Published on April 27th, 2017 | by Guest Contributor0
The University Of San Francisco’s New Focus On The Energy Transition
April 27th, 2017 by Guest Contributor
The electric power sector is undergoing a rapid transformation to a system that is far more complex – more distributed resources, added storage, customers who are also producers, markets with different regulations and incentives, and constant technological and policy innovation. Young professionals interested in working in this field generally have two post-college, professional education options: engineering or business. Some schools offer a semi-hybrid – engineering degrees with some business classes or vice versa. Yet there are few options for those who want to understand and explore the three pillars of this transformation – technology, policy, and economics/finance.
The University of San Francisco, starting in Fall 2017, is offering an interdisciplinary Master degree which covers these three pillars through an integrated and innovative curriculum. The Master of Science in Energy Systems Management’s curriculum was developed with input from a variety of well known figures in the electric power world including Paul De Martini, Lorenzo Kristof from CAISO, Tom Starrs from Sunpower, and Ryan Wiser from LBNL. Other members of the advisor board hale from the California PUC, PG&E, STEM, Advanced Migrogrid Solutions, NRG, Solar City, and Canadian Solar.
Students will take courses quantitative courses covering how electricity and the grid work and energy technologies. They will take policy courses covering federal, state, and local policies and regulations, requiring them to stay up to date on policy developments and participate in public hearings on initiatives. They will take courses in energy economics and electricity markets so they will understand the financial side of the energy transition. Finally, they will participate in community based learning by spending a weekend installing solar panels or working on a power system. They will have the option of completing an internship or a research project.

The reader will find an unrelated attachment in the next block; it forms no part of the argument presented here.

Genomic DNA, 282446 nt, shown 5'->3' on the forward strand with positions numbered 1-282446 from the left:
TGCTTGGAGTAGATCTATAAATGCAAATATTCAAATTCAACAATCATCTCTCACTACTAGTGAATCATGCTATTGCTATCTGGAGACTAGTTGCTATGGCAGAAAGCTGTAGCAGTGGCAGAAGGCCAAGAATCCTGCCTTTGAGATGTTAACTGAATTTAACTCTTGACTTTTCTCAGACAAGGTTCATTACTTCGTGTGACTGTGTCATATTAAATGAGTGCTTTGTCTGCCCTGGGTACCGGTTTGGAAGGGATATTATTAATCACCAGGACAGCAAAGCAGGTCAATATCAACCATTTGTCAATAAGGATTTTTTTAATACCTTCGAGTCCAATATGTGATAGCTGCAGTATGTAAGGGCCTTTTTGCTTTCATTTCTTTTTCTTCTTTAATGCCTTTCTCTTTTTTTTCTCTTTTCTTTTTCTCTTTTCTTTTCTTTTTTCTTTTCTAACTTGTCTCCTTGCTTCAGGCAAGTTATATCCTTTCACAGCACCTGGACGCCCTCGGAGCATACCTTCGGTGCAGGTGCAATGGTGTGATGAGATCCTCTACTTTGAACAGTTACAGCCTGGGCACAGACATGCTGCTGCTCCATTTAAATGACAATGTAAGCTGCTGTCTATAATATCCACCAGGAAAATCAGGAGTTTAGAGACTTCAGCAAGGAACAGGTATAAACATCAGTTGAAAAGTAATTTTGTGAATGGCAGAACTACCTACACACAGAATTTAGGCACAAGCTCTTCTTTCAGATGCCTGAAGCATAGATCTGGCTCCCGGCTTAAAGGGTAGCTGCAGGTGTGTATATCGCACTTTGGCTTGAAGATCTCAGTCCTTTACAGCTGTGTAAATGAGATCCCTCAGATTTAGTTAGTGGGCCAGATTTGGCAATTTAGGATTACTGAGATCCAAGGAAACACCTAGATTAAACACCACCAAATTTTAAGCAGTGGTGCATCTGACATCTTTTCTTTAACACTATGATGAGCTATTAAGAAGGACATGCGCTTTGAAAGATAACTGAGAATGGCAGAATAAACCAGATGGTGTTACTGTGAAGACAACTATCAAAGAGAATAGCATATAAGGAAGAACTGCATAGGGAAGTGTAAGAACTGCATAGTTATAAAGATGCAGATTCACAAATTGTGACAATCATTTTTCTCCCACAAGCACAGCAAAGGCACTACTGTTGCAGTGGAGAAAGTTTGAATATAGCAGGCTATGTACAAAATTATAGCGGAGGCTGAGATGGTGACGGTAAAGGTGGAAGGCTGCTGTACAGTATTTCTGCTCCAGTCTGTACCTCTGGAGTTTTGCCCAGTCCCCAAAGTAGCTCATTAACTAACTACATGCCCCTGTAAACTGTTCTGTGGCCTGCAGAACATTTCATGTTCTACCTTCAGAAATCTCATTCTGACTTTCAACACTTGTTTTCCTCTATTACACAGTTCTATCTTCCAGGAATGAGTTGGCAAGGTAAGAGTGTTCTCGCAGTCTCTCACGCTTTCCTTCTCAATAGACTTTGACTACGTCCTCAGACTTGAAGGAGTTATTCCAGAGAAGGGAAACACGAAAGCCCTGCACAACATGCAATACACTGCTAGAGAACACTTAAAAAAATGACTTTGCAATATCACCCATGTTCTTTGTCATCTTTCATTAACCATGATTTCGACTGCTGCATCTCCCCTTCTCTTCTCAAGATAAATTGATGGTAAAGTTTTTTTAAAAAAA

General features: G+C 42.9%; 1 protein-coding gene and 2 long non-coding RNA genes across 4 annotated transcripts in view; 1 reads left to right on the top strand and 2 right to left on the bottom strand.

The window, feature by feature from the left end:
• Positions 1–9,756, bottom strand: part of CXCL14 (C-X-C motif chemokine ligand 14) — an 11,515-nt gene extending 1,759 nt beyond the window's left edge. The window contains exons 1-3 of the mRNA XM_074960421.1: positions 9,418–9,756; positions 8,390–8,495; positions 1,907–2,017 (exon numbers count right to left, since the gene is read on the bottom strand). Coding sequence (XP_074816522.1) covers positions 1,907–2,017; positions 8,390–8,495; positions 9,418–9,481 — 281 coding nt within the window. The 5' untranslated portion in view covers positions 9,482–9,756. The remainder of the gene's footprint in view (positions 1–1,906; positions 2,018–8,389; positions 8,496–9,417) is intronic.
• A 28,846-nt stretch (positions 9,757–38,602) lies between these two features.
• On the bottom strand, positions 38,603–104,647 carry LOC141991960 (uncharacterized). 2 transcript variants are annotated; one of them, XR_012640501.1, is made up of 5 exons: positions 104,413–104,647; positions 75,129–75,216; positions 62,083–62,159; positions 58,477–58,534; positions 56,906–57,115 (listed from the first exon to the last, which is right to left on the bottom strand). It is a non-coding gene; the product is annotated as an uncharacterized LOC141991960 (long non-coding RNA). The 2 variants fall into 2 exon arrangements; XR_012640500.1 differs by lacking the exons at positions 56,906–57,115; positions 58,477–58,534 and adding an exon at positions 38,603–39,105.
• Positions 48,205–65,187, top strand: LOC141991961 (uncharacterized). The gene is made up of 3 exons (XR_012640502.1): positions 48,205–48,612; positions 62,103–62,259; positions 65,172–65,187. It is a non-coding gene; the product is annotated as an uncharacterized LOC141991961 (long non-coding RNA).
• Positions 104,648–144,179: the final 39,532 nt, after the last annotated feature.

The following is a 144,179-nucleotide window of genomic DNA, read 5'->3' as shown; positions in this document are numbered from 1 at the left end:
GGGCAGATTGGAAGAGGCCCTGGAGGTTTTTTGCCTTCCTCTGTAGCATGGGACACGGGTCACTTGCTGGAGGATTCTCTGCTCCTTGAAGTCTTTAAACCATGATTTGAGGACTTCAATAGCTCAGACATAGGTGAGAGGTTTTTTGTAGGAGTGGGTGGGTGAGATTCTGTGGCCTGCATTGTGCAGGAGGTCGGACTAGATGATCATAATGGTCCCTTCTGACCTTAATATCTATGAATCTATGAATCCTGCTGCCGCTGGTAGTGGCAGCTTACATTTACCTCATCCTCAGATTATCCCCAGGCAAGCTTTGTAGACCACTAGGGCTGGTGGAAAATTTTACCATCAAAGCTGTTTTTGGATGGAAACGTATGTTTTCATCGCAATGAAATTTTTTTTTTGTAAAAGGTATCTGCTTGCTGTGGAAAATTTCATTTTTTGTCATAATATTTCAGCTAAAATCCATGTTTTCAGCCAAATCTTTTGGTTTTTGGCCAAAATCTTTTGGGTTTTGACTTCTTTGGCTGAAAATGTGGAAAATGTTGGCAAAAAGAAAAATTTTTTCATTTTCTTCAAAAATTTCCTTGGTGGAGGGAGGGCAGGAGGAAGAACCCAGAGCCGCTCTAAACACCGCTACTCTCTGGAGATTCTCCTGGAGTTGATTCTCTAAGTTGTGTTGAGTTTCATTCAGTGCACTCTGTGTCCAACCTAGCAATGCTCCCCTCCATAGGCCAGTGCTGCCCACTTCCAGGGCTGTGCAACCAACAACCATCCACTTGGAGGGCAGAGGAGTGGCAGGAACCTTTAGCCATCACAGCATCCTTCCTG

The goal of the program is to both educate students about multiple aspects of the power system and to provide students with practical skills that they can use on the job. The broader goal for the University of San Francisco is to train professional who can support the energy transition. Since its inception, USF has been focused on social justice and climate change is a global social justice issue, as well as a serious threat to life as we know it. Promoting the expansion of renewable energy is one way to help reduce emissions of greenhouse gases. The fossil fuel industry has also had a century of impacts on less-advantage communities in the form of lead and soot emissions and tainted aquifers. The new energy system promises to have fewer impacts on these communities, and, with careful and deliberate planning, the benefits from the new energy economy can be more broadly shared both domestically and internationally.
About the Author: Dr. Maggie Winslow is an Associate Professor and Program Director for the Master of Science in Energy Systems Management at the University of San Francisco. Previously, she was a professor of economics and the Academic Dean at Presidio Graduate School. She has taught at UC Berkeley, Antioch University, the Central European University, and for the Conservation Strategy Fund. She has also been a researcher for Redefining Progress, the Pacific Institute, the Environmental Defense Fund, the Conservation Law Foundation, and Lawrence Berkeley Lab where she worked on the economics of energy efficiency. She has a BA in Political Science from Williams College, a MS from the University of Michigan School of Natural Resources, and PhD from the Energy and Resources Group at UC Berkeley.
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